by Kathy Reichs
Release date: July 11th, 2017
Kathy Reichs, famous for her Temperance Brennan, Forensic Anthropologist series has created a new stand-alone book; “Two Nights” a huge departure from her previous books. The protagonist in “Two Nights” is Sunday “Sunnie” Night, a former soldier and police officer who, after being injured in the line of duty, has decided to start a new life for herself, isolated from others. When Sunnie gets called upon by her old friend and mentor Beau to help locate a missing teenager, she is about to embark on a journey she didn’t expect.
Beau introduces Sunnie to elderly socialite Opaline Drucker who hires Sunnie to locate her granddaughter Stella. Stella was kidnapped after her mother and brother were both killed in a terrorist bombing and no one is sure whether she is still alive. Although hesitant Sunnie reluctantly leaves her isolated island home to rescue Stella and travels to Chicago to follow her trail. The more Sunnie discovers about Stella’s situation the more it stirs up trauma she thought she buried years ago and she makes it her mission to rescue her at all costs. After several close calls and a race against time, Sunnie enlists the help of Gus, one of the few she can trust and ends up placing them both in peril.
I really enjoyed Two Nights, it is an action-packed, engaging, fast-paced thriller that won’t disappoint. Sunnie is a multi-faceted character who carries a lot of baggage with much to overcome, yet is strong, sassy and sarcastic. Although it took me a while to warm up to her by the end I found myself rooting for Sunnie. This book was a brave departure from Reichs’s usual novels in both story and style and I really do hope Reichs continues to share Sunnie’s story.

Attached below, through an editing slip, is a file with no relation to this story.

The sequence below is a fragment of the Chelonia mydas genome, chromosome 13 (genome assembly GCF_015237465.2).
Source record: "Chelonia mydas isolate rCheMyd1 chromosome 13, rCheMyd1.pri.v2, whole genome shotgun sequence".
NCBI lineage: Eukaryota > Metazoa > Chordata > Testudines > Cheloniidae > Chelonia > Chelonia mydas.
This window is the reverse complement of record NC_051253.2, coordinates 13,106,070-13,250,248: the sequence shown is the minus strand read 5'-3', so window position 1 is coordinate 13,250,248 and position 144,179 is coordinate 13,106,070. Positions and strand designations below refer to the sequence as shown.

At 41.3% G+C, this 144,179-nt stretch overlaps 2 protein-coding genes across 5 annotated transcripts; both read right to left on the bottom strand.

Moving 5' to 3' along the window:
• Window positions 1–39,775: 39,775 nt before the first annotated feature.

My recommendation to fans new and old to go into this with an open mind, you won’t be disappointed.
Down Among the Sticks and Bones
by Seanan McGuire
Release date: June 13, 2017
I received a complimentary ARC copy of Down Among the Sticks and Bones by Seanan McGuire from NetGalley in order to read and give an honest review.
Seanan McGuire is definitely one of my favourite fantasy authors. Her books have it all, perfect prose, masterful plots, exciting worlds and engaging characters and the same is true with her Wayward Children series.
Among the Stick and Bones is the second story and a prequel to Every Heart A Doorway. Among the Sticks and Bones shares the events that led sisters Jack and Jill to Miss West’s Home for Wayward Children.
We first meet parents Chester and Selena Wolcott, more concerned with social status and proper appearances than raising twins Jacqueline (Jack) and Jillian (Jill). To them, the twins are nothing more than accessories which they form and mold into their “perfect children”. Seanan McGuire is never shy in addressing tough themes such as emotional abuse and gender equality, I for one applaud her for that and in this book she tackles them head on. As Jack and Jill get older they begin to get resentful and frustrated with the other. Jack molded to assume the “girly girl” role and Jill the “tom boy” begin to become overwhelmingly jealous of the other.
When a rainy day forces the twins to spend time together, out of boredom they decide to play in an attic where a mysterious staircase appears. When the girls descend the staircase, they enter into another world filled with conflict, creatures and danger. Upon arriving in the new world, they soon learn that things are not as they seem. The story follows both girls in the “new world” for a period of five years. Jill living as a princess in the castle with “the Master” while Jack takes on the difficult and often gruesome work as the Doctor’s apprentice. We begin to see the girls evolve away from their “formed” personalities and through a bizarre occurrence of events, they transform into their new roles.
I read both books out of order but enjoyed them both. I’m not sure whether reading them out of order would matter but I personally found that by reading the prequel first, I viewed Jack and Jill with a bit more empathy in Every Heart. I also think there was more of a surprise and sense of urgency, I needed to read Every Heart a Doorway to find out what happened to the girls.
I thoroughly enjoyed the book and would recommend it to anyone wanting to go on an adventure.
And they were the last to escape.
They thought he was safe.
They were wrong.